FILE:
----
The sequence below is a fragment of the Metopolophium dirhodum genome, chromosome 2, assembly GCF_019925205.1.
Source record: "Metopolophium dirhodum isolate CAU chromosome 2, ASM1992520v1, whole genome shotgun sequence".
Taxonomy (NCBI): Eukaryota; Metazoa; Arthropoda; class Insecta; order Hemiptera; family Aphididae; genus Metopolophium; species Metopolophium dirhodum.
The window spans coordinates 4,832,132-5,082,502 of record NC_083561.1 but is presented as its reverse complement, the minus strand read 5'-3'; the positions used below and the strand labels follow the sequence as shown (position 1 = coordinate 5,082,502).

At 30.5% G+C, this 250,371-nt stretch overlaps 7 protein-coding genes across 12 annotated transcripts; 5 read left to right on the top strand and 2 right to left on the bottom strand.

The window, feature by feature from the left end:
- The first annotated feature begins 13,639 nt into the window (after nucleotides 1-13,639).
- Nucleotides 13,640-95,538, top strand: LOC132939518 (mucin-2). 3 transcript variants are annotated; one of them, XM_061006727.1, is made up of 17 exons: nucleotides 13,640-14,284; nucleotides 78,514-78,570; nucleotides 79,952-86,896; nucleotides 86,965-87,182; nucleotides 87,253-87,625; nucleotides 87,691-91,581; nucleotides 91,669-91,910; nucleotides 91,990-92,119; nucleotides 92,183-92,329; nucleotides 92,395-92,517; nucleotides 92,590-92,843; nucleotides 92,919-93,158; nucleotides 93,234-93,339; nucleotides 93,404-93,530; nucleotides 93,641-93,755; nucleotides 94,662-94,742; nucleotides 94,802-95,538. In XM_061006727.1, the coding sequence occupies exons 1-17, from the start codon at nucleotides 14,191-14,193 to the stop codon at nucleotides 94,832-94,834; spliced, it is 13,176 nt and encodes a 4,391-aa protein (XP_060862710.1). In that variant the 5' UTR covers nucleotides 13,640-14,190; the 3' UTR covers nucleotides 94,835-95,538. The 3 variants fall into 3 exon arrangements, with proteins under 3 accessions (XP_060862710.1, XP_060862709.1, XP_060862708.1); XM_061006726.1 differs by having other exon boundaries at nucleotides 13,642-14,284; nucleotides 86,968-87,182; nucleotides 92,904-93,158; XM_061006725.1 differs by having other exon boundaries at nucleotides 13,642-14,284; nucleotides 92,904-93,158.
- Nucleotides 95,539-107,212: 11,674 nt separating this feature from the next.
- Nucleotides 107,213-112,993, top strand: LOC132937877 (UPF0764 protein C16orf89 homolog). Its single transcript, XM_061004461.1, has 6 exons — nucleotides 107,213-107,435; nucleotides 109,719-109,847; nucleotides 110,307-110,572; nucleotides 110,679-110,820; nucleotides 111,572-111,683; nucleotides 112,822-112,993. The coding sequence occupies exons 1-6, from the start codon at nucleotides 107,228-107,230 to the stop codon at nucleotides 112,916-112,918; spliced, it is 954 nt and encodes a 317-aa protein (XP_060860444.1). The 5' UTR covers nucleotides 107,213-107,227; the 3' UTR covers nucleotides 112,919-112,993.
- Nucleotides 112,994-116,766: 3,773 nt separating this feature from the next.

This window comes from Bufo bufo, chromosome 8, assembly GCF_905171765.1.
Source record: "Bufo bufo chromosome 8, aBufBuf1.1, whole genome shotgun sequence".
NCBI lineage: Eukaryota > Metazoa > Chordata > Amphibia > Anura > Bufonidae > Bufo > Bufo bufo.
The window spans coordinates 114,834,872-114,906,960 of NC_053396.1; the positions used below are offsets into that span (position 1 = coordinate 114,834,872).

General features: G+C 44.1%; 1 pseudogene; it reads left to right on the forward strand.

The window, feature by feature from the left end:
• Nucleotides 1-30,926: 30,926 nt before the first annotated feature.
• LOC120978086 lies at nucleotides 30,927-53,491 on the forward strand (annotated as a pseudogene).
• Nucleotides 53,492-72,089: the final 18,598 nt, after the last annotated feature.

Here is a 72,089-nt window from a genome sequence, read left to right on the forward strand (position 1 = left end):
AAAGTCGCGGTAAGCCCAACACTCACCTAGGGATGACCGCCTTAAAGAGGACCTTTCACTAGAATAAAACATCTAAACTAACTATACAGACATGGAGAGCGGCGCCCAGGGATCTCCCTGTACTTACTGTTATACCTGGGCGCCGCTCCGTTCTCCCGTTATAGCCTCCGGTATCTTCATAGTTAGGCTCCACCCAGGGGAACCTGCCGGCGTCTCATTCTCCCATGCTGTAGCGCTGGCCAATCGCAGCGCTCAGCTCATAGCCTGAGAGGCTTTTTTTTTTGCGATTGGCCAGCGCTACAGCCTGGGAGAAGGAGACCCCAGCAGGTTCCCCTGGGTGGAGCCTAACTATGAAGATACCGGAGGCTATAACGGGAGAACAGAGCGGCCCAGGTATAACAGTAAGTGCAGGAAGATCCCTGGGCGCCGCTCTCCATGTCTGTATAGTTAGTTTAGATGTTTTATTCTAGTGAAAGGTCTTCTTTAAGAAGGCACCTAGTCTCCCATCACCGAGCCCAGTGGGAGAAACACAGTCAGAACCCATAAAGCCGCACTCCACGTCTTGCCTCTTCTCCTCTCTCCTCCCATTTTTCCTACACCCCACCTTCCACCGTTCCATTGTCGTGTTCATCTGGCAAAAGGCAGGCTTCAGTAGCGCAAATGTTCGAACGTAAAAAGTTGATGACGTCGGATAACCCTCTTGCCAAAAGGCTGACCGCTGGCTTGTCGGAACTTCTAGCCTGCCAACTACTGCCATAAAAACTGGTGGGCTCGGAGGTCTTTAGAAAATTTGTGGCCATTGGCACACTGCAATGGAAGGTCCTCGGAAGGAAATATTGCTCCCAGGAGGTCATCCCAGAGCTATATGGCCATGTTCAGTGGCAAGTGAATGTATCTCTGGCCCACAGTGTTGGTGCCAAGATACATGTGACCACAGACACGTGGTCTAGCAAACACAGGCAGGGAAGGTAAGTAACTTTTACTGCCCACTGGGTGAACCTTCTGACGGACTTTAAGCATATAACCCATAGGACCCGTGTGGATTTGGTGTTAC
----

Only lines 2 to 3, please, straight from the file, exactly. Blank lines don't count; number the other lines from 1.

Source record: "Metopolophium dirhodum isolate CAU chromosome 2, ASM1992520v1, whole genome shotgun sequence".
Taxonomy (NCBI): Eukaryota; Metazoa; Arthropoda; class Insecta; order Hemiptera; family Aphididae; genus Metopolophium; species Metopolophium dirhodum.